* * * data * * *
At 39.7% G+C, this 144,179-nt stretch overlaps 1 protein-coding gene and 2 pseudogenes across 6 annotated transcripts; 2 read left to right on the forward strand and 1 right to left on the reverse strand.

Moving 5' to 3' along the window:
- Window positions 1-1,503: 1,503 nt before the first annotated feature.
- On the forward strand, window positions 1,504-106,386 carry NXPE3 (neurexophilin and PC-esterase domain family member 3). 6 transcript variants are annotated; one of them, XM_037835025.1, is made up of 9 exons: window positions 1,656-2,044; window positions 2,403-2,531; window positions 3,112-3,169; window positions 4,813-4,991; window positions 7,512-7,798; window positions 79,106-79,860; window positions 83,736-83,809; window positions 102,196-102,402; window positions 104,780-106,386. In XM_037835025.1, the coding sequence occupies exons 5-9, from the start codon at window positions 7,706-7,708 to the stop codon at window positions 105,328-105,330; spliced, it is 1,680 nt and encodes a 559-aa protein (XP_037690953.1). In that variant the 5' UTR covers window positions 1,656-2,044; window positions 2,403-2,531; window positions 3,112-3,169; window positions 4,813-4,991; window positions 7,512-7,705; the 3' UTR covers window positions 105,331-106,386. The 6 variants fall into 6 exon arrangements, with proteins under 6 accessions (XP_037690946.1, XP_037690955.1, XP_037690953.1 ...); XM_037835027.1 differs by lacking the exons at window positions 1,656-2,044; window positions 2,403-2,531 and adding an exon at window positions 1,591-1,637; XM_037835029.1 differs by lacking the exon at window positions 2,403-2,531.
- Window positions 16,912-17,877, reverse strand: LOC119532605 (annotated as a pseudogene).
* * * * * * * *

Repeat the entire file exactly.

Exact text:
At 39.7% G+C, this 144,179-nt stretch overlaps 1 protein-coding gene and 2 pseudogenes across 6 annotated transcripts; 2 read left to right on the forward strand and 1 right to left on the reverse strand.

Moving 5' to 3' along the window:
- Window positions 1-1,503: 1,503 nt before the first annotated feature.
- On the forward strand, window positions 1,504-106,386 carry NXPE3 (neurexophilin and PC-esterase domain family member 3). 6 transcript variants are annotated; one of them, XM_037835025.1, is made up of 9 exons: window positions 1,656-2,044; window positions 2,403-2,531; window positions 3,112-3,169; window positions 4,813-4,991; window positions 7,512-7,798; window positions 79,106-79,860; window positions 83,736-83,809; window positions 102,196-102,402; window positions 104,780-106,386. In XM_037835025.1, the coding sequence occupies exons 5-9, from the start codon at window positions 7,706-7,708 to the stop codon at window positions 105,328-105,330; spliced, it is 1,680 nt and encodes a 559-aa protein (XP_037690953.1). In that variant the 5' UTR covers window positions 1,656-2,044; window positions 2,403-2,531; window positions 3,112-3,169; window positions 4,813-4,991; window positions 7,512-7,705; the 3' UTR covers window positions 105,331-106,386. The 6 variants fall into 6 exon arrangements, with proteins under 6 accessions (XP_037690946.1, XP_037690955.1, XP_037690953.1 ...); XM_037835027.1 differs by lacking the exons at window positions 1,656-2,044; window positions 2,403-2,531 and adding an exon at window positions 1,591-1,637; XM_037835029.1 differs by lacking the exon at window positions 2,403-2,531.
- Window positions 16,912-17,877, reverse strand: LOC119532605 (annotated as a pseudogene).